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Somebody’s Daughter: Molly, a young hitchhiker, gets a lift with an older man. His efforts to prolong their journey begin to unnerve her. What are his intentions? Lifetripper: Stan, a single dad, is having a midlife crisis. His daily bus trip to work proves to be a catalyst for change as the loquacious Stan develops a comedy routine.
BEST MUSIC The Save: A young pitcher stands alone on the mound facing. With his team only up by one, and the crowd roaring in disapproval, the pitcher stares at an empty seat… This is David Conrad: During his first latenight show on hospital radio, DJ David Conrad discovers a CD hidden in the station’s music library that has unsettling consequences. Birdboy: A terrible industrial accident changes Dinky’s life forever. Now her fate may ride on the wings of her eccentric friend Birdboy, an introverted kid who hides in the forest. The Equinox: Edward, who is secretly in love with Margaret, his young, sexy neighbour, gets a bizarre and unexpected opportunity to deal with his midlife crisis.
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Tuesday 13 December, 18:30 – 20:30
Sunday 18 December, 16:00 – 18:00
Ray: A Life Underwater: Treasure, women and adventure; this affectionate short film goes deep under the sea to unlock the secret to a long and happy life.
Dream Cleaners: Artie and Rex, professional Dream Cleaners, get into trouble when their truck malfunctions. Now the dreams of their target, a young kid, start spilling into reality.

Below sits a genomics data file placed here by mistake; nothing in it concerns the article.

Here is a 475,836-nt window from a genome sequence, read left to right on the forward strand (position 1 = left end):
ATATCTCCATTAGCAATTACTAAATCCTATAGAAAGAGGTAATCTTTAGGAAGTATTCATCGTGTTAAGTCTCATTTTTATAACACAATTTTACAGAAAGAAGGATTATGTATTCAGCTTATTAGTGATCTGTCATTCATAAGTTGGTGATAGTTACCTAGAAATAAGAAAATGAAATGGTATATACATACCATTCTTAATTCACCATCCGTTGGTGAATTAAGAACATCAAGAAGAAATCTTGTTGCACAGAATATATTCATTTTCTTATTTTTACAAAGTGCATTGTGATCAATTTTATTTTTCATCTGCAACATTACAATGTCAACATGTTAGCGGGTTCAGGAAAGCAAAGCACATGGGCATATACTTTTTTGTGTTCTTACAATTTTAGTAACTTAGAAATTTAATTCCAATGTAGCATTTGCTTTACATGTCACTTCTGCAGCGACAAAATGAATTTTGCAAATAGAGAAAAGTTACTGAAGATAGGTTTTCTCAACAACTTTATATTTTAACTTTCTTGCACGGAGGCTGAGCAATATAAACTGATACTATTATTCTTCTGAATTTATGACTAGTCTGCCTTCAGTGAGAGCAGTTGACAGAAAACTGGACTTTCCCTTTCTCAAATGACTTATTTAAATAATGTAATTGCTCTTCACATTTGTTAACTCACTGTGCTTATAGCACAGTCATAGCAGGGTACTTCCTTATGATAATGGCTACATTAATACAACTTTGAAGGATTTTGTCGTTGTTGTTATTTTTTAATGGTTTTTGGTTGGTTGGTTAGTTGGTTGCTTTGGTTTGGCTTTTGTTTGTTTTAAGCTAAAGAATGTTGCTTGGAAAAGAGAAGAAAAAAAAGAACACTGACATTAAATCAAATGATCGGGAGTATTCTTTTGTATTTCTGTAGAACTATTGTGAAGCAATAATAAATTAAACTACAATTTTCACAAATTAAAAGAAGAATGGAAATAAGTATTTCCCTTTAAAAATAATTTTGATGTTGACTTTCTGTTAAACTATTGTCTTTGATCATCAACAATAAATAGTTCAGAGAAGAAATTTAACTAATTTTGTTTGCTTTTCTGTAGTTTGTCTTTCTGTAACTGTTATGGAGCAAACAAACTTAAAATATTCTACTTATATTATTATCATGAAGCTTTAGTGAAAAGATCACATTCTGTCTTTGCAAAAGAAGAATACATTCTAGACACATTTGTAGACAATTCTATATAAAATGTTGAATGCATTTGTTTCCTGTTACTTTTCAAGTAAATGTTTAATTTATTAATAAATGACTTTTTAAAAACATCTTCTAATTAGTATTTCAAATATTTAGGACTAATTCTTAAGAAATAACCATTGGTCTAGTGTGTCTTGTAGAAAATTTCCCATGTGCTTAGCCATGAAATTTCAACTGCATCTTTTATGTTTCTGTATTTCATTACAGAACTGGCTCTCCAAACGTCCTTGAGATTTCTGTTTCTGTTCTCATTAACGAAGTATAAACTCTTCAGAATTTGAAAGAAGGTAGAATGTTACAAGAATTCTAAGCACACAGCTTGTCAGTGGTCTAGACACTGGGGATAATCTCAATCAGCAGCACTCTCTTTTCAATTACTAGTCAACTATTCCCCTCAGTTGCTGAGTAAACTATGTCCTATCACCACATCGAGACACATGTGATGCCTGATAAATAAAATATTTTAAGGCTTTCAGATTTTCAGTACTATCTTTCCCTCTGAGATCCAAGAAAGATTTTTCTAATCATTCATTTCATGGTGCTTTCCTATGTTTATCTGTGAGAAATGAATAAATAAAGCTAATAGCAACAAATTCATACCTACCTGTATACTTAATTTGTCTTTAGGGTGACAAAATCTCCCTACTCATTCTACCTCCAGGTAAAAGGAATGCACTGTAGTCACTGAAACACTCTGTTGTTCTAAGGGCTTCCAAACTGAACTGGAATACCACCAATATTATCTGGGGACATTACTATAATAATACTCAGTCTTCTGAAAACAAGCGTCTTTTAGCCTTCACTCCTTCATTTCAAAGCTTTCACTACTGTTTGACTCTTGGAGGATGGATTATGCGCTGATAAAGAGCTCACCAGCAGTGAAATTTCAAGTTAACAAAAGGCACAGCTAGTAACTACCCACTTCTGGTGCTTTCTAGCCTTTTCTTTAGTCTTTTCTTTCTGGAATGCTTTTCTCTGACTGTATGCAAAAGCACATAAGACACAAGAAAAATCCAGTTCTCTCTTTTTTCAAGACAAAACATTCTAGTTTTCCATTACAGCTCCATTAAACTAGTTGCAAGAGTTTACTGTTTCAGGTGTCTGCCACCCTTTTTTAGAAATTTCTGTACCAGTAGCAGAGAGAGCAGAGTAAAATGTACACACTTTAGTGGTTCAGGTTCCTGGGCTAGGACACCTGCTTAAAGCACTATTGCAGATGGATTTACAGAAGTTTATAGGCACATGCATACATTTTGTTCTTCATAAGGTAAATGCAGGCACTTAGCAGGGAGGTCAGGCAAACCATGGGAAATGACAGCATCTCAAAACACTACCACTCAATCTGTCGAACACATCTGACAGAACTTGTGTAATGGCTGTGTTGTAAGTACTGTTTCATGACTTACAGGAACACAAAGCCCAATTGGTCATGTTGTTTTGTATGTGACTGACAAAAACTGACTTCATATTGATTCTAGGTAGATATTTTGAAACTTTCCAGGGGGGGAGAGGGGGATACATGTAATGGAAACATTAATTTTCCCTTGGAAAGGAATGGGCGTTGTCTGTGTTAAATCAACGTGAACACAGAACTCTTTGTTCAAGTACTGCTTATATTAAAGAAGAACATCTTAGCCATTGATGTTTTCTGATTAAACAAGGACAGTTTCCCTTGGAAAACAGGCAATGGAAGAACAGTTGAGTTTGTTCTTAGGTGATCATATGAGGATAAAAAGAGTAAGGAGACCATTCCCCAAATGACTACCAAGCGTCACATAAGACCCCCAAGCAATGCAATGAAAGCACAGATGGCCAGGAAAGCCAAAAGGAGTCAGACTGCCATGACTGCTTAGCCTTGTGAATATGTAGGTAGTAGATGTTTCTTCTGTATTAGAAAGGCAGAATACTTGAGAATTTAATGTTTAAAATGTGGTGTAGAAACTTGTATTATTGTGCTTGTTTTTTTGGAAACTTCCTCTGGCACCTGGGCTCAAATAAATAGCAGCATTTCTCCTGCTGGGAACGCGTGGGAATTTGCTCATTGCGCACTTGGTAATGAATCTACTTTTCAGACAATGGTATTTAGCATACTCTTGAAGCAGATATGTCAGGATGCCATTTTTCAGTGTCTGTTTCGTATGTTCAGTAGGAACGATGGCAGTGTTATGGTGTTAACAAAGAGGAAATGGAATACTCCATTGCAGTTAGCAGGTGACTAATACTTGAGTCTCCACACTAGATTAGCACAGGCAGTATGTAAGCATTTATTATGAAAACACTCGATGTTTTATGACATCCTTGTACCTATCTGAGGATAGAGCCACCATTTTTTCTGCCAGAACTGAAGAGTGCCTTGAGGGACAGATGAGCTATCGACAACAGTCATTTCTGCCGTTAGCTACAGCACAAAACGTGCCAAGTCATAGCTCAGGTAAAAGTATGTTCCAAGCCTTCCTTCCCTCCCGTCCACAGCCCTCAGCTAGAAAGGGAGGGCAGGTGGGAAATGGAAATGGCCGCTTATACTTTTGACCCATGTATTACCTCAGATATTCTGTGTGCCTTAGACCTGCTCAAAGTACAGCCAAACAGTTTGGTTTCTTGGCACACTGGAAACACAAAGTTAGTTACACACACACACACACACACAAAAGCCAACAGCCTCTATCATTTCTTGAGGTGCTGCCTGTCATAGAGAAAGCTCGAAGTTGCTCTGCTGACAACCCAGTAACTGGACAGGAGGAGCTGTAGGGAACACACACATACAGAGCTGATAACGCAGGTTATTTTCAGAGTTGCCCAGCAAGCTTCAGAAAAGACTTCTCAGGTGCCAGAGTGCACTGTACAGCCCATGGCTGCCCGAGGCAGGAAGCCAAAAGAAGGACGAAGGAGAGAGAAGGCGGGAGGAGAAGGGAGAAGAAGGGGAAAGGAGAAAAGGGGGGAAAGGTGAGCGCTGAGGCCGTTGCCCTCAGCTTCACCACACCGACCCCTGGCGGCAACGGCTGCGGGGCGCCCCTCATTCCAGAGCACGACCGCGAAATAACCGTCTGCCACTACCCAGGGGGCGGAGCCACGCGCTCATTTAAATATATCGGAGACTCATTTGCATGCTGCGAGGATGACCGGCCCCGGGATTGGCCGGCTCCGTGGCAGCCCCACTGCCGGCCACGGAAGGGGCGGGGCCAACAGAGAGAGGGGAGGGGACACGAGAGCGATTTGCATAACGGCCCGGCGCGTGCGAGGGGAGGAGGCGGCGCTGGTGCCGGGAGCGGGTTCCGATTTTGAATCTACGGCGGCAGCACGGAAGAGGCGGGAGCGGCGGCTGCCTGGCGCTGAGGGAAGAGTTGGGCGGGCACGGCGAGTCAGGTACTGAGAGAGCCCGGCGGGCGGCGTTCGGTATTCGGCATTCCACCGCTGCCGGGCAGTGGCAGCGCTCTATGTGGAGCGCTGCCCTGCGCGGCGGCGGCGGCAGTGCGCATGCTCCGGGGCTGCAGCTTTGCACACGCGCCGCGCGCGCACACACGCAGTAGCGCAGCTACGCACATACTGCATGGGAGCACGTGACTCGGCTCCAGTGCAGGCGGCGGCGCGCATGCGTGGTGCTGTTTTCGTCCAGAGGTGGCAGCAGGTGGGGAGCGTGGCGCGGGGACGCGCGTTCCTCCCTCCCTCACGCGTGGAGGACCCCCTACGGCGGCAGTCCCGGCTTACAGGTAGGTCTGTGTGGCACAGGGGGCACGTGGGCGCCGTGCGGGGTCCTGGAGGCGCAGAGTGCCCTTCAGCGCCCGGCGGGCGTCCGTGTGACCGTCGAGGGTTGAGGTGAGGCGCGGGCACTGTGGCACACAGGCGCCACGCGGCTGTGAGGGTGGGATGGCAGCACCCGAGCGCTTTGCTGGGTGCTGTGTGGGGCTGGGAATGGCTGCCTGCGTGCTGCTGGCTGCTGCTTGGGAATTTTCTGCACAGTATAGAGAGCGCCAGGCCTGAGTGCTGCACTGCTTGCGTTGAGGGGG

Manuel de los Santos: One of sport’s most inspirational figures. The young Dominican baseball player was planning to turn pro when a motorcycle accident changed his life forever.
eXtinction: An environmental art short that combines powerful storytelling and stirring imagery to reveal the most pressing environmental issues that are happening now.
Mijo (My Son): An evocative portrayal of a mother and child’s intimate relationship in the midst of life-altering medical events.
Slash-in-the-Box: A man brings home a creepy, antique jack-in-the-box to show his wife, but the thing inside is NOT a toy! Pop Goes The Evil...
Capicua: When you depend on the others.
The Extraordinary Life of Rocky: Rocky grows up surrounded by death: everyone around him dies in a freak accident and each time he’s at the centre of it all.
Santa Land: Retired couple Ray and Marlene Kraatz, the official Santa and Mrs. Claus of Zephyrhills, Florida, spend their final chapter of life amongst a quirky community of Santas.